The Man Who Gained 63 Pounds of Muscle in a Month: Looking Back on Arthur Jones’ Controversial ‘Colorado Experiment’

In 1973, fitness entrepreneur Arthur Jones created an experimental workout regimen that still baffles the industry.

What if you learned that an exercise system existed that could help you gain 63 pounds of muscle in a single month? It seems too good to be true — but maybe it isn’t.

In 1973, Arthur Jones, the man behind the Nautilus exercise machines, advertised that his high-intensity training method had done just that. Known as the “Colorado Experiment,” Jones’s claims continue to divide the fitness community.

The Background

Arthur Jones was one of the most fascinating characters in the history of fitness. A former filmmaker from Oklahoma who later became an entrepreneur and inventor, Jones founded the Nautilus exercise equipment company in 1970 to reimagine how the public worked out.


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Jones took issue with the strength curve typically used in exercises. Specifically, he noted that the force exerted on the muscle tended to vary — sometimes radically — throughout a movement. The back squat is an example of this: The maximum effort is exerted as a person drives the weight up, while there’s relatively little effort needed near the top of the movement.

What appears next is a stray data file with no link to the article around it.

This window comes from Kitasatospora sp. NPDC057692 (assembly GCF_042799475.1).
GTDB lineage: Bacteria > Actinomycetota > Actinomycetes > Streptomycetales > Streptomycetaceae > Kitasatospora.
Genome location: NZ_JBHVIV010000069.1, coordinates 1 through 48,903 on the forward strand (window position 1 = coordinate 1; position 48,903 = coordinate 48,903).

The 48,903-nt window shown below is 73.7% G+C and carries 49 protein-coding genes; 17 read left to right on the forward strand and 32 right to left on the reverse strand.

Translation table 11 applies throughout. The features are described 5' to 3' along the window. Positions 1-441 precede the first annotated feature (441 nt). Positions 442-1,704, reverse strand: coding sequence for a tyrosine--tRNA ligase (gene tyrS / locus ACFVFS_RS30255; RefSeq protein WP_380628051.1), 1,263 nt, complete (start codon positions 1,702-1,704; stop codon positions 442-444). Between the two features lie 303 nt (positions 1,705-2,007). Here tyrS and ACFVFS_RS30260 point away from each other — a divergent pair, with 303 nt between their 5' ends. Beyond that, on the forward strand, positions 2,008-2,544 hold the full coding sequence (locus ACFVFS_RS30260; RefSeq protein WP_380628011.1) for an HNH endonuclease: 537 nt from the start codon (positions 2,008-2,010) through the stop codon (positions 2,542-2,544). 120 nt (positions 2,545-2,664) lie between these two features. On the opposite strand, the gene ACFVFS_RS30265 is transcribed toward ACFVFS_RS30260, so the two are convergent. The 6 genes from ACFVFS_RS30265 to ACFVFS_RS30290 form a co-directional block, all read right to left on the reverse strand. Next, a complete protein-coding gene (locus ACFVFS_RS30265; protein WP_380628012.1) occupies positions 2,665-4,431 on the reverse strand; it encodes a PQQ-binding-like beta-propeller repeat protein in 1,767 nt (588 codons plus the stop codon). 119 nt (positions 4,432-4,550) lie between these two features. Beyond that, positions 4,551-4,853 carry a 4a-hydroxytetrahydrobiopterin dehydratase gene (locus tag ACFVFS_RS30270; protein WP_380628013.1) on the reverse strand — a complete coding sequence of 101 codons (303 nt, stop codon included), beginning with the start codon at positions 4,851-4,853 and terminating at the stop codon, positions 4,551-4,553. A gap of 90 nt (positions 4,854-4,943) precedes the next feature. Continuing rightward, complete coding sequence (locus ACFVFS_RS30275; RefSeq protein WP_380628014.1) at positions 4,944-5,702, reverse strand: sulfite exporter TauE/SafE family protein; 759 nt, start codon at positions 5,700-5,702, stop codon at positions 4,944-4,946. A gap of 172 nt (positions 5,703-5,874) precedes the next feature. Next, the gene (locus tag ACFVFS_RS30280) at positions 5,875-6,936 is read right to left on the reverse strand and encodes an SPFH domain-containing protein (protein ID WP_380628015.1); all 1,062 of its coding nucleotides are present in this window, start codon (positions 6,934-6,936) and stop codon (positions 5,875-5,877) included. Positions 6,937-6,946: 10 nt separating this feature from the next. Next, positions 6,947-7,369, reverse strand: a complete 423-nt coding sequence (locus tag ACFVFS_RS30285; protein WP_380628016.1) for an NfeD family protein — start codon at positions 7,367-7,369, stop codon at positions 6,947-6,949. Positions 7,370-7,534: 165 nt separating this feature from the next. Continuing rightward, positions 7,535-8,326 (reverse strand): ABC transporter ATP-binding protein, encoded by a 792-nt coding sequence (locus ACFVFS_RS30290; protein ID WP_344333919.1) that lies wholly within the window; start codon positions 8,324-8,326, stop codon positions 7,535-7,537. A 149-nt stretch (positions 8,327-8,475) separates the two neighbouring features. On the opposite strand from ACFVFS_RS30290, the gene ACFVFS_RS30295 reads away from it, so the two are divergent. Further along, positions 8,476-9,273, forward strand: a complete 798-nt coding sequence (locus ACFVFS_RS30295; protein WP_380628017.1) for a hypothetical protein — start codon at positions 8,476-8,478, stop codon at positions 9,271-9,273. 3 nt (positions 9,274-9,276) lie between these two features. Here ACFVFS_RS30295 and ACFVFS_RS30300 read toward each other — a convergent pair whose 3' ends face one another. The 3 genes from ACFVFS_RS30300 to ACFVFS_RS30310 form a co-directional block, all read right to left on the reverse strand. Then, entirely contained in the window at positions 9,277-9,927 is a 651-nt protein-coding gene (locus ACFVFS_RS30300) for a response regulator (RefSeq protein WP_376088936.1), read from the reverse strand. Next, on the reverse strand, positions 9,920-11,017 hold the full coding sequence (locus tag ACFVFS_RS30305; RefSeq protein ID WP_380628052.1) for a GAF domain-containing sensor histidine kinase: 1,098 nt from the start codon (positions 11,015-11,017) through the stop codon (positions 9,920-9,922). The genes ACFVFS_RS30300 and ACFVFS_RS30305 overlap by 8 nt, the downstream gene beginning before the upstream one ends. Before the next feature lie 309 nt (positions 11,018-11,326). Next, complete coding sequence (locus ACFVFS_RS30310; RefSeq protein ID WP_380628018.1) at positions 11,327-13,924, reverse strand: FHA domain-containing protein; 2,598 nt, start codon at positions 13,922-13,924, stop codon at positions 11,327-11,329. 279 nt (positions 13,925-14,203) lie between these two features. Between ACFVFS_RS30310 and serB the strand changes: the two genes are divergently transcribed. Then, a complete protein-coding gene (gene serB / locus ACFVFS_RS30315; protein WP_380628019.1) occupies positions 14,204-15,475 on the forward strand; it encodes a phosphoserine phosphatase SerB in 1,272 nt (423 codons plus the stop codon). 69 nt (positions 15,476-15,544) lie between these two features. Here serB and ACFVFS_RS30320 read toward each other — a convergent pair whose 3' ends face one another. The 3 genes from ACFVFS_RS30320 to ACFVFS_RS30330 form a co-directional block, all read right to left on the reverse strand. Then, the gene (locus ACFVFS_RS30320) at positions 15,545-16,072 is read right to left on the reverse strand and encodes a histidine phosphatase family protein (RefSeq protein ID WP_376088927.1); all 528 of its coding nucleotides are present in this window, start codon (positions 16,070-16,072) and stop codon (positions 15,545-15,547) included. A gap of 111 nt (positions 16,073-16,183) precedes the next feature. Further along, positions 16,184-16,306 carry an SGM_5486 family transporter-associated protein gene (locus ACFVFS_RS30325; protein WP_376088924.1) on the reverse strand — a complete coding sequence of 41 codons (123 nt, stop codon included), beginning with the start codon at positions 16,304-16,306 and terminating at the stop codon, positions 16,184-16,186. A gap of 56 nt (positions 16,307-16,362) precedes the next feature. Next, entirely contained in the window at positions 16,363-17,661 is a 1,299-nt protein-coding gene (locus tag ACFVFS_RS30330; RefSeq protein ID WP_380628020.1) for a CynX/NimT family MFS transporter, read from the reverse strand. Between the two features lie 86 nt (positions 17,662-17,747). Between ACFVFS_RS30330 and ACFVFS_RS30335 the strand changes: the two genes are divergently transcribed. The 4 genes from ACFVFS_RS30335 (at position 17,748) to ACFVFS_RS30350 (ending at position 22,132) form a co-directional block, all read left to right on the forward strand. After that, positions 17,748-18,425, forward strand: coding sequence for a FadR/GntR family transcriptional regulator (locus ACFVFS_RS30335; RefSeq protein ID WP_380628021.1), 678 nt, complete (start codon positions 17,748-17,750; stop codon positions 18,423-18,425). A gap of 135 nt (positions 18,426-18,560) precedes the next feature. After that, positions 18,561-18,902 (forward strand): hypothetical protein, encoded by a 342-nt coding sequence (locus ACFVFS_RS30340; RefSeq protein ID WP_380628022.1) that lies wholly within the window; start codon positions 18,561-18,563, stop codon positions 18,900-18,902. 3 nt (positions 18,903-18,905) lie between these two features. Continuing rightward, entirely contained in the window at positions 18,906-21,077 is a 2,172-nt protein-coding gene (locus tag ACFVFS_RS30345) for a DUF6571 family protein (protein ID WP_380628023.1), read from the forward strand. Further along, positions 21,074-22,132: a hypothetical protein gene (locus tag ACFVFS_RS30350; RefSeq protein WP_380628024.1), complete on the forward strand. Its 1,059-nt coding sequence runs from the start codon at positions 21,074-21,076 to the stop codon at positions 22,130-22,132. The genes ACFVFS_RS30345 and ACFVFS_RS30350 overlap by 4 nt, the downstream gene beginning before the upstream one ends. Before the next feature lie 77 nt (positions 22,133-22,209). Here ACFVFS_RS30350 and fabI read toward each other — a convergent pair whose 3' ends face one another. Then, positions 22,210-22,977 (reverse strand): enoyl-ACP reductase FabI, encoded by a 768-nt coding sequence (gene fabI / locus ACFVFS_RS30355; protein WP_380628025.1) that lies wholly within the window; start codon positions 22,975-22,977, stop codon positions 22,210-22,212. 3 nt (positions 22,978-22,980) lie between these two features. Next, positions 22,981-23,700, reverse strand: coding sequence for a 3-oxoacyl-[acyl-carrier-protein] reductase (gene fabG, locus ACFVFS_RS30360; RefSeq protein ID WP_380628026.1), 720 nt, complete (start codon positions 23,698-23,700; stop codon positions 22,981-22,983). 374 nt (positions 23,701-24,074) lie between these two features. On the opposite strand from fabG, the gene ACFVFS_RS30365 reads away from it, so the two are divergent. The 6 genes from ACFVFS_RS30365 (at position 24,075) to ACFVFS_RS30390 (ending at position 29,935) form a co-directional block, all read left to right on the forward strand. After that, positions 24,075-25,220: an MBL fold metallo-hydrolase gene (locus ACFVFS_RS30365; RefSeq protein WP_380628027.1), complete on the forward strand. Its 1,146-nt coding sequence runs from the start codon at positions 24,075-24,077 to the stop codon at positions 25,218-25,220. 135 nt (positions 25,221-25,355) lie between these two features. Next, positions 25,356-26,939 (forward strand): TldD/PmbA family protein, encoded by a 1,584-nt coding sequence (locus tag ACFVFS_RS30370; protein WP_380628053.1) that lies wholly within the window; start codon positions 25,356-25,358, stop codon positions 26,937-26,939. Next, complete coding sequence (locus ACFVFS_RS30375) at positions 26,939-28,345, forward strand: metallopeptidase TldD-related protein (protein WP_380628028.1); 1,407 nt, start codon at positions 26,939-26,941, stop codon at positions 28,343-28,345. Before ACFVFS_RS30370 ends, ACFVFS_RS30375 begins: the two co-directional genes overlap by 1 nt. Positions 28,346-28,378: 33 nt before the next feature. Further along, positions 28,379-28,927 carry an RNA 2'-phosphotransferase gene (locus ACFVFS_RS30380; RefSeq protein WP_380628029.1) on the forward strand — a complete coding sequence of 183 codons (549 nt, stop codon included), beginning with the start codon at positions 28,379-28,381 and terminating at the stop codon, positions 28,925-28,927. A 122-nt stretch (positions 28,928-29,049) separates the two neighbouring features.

Jones’s machines, on the other hand, were designed to keep constant force on the muscle throughout the entire movement, which he believed to be the key to greater muscle growth and strength.

To go along with the equipment, Jones also advertised a new way of working out known as high-intensity training. In this system, lifters would push their muscles to the absolute point of failure, if not further, to achieve optimal growth. Rather than training multiple sets per muscle group, Jones preferred to use one set for maximum effort.

This method was in stark contrast to high-volume workouts used by bodybuilders at the time. In Arnold Schwarzenegger‘s book, The New Encyclopedia of Modern Bodybuilding, the seven-time Mr. Olympia winner details one advanced chest workout that requires more than a dozen sets. (1) Jones’s plan included anywhere from eight to 14 total sets per day for the entire body.

How hard was Jones’s system? There’s an apocryphal story about Schwarzenegger’s inability to keep up with the workouts after only three sessions. Later, Schwarzenegger — or, allegedly, an editor ghostwriting under Arnold’s byline — penned a story for bodybuilding publisher Joe Weider’s Muscle Builder/Power magazine that included the line, “[If] I had to do this every day, I’d opt for a hernia, go back to Austria, and become a ski instructor.” (2)